• Sunday 29th December was the worst, with an entire area of London going up in flames (City of London). 19 churches (16 built by Christopher Wren (Google him)) were destroyed.
    • Even more importantly, this night saw the loss of 5 million books.
  • On the 16th and 19th April in 1941, both nights saw +1,000 people killed.
  • On 10th May 1941, bombings killed around 3,000 people.
East End Children Homeless from The Blitz || Wikipedia

Read more: History

And a Quick Look at WWII

  • WWII started officially in 1939 after Germany invaded Poland. This was not the first country Germany invaded but it was the final straw for Britain (who was sort of like a big brother and sticking up for countries being bullied  . . . most of them, anyway).
  • The battle of Dunkirk (this is England specific) occurred between May-June of 1940 and the “Dunkirk spirit” originates from this. It is a famous retreat that was extraordinarily successful, saving thousands of soldiers’ lives. It was possible because Hitler messed up. The Dunkirk Spirit is basically representative of the “we can take it” attitude of the Brits during WWII.
  • In June 1940, however, France fell. France was under Nazi occupation during WWII until roughly 1944 when the Allies began to liberate it.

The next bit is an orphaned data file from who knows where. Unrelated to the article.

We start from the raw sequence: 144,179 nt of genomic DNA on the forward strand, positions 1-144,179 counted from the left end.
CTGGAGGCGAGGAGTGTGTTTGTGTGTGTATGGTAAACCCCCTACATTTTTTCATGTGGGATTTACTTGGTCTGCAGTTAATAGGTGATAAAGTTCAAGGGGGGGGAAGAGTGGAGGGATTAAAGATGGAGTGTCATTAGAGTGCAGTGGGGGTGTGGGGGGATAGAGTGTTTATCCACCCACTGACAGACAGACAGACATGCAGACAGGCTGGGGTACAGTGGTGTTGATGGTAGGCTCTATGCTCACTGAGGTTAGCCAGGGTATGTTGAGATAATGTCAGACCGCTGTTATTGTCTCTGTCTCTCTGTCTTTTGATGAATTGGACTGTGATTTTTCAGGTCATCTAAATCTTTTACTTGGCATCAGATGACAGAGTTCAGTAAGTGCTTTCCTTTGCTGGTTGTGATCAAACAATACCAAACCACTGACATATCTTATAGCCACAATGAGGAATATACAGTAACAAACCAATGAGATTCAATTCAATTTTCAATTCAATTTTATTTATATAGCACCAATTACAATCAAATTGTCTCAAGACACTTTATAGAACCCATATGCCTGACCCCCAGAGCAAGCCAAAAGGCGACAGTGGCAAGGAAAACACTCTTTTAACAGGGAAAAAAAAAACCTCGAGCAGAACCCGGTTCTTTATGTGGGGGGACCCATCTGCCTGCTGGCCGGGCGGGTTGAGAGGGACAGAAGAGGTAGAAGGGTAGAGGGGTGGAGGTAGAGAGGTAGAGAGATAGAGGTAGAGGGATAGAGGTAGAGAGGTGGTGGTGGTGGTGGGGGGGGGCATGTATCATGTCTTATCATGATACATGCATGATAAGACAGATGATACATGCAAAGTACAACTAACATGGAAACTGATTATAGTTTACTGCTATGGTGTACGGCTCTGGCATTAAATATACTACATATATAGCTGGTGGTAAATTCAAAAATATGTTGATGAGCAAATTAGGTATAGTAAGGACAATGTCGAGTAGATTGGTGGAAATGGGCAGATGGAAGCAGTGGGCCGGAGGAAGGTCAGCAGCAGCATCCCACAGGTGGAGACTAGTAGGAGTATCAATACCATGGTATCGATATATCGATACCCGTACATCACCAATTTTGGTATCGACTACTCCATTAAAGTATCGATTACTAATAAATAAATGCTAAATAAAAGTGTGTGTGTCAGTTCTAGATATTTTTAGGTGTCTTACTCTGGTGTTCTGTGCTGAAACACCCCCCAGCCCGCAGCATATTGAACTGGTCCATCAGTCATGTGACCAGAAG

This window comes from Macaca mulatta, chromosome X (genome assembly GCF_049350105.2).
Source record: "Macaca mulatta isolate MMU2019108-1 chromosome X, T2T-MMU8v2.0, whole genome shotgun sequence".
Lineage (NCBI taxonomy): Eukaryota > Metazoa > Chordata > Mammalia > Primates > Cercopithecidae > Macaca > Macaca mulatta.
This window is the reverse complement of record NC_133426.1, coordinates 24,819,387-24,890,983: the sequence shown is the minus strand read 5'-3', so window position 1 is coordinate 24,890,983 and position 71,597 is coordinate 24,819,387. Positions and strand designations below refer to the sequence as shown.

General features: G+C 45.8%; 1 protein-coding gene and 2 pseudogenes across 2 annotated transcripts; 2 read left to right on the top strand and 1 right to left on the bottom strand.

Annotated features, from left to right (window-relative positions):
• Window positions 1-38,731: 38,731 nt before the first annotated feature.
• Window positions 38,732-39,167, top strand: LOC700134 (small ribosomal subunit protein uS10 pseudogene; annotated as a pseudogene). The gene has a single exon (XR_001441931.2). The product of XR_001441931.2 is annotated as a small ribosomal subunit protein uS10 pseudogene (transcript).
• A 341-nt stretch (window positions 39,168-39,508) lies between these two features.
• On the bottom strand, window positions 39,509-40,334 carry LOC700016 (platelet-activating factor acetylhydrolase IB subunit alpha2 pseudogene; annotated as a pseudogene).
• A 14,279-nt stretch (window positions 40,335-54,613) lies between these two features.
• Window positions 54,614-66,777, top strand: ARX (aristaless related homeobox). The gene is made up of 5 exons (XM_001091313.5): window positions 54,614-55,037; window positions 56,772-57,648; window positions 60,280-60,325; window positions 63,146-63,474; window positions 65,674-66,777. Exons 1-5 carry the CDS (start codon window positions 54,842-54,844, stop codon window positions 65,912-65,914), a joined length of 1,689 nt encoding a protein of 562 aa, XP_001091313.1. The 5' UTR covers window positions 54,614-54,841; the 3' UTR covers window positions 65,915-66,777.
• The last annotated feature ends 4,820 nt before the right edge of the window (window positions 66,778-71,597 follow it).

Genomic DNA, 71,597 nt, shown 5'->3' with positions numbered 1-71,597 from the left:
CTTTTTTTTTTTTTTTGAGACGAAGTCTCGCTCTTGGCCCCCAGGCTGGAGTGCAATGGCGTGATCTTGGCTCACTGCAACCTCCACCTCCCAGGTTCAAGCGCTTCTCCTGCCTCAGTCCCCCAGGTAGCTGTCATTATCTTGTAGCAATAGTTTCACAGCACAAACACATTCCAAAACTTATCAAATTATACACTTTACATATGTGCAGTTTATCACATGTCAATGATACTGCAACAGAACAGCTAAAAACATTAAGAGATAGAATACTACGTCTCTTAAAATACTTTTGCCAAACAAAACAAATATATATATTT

• Japan entered the war in 1941. They quickly made progress capturing areas in Southeast Asia and the Pacific. They took many prisoners of war to build the Thai-Burma railway line.
  • Deaths – this is a long list, but I feel it’s important to acknowledge, you can’t just forget about how many people died during this period:
    • Soviet Union: 25,000,000.
    • China: 15,000,000.
    • Germany: 8,000,000.
    • Poland, 5,720,000.
    • Dutch East Indies: 3,500,000.
    • Japan: 2,870,000.
    • British India: 2,087,000.
    • French Indochina: 1,600,000.
    • Yugoslavia: 1,363,500.
    • Phillippines: 807,000.
    • Romania: 800,000.
    • Hungary: 580,000.
    • France: 550,000.
    • Italy: 454,600.
    • UK: 450,900.
    • USA: 418,500.
    • Korea: 430,500.
    • Lithuania: 350,000.
    • Czechoslovakia: 325,000.
    • Greece: 563,500.
    • Netherlands: 301,000.
    • British Burma: 272,000.
    • Latvia: 230,000.
    • Austria: 120,000.
    • Ethiopia: 100,000.
    • British Malaya: 100,000.
    • Finland: 97,000.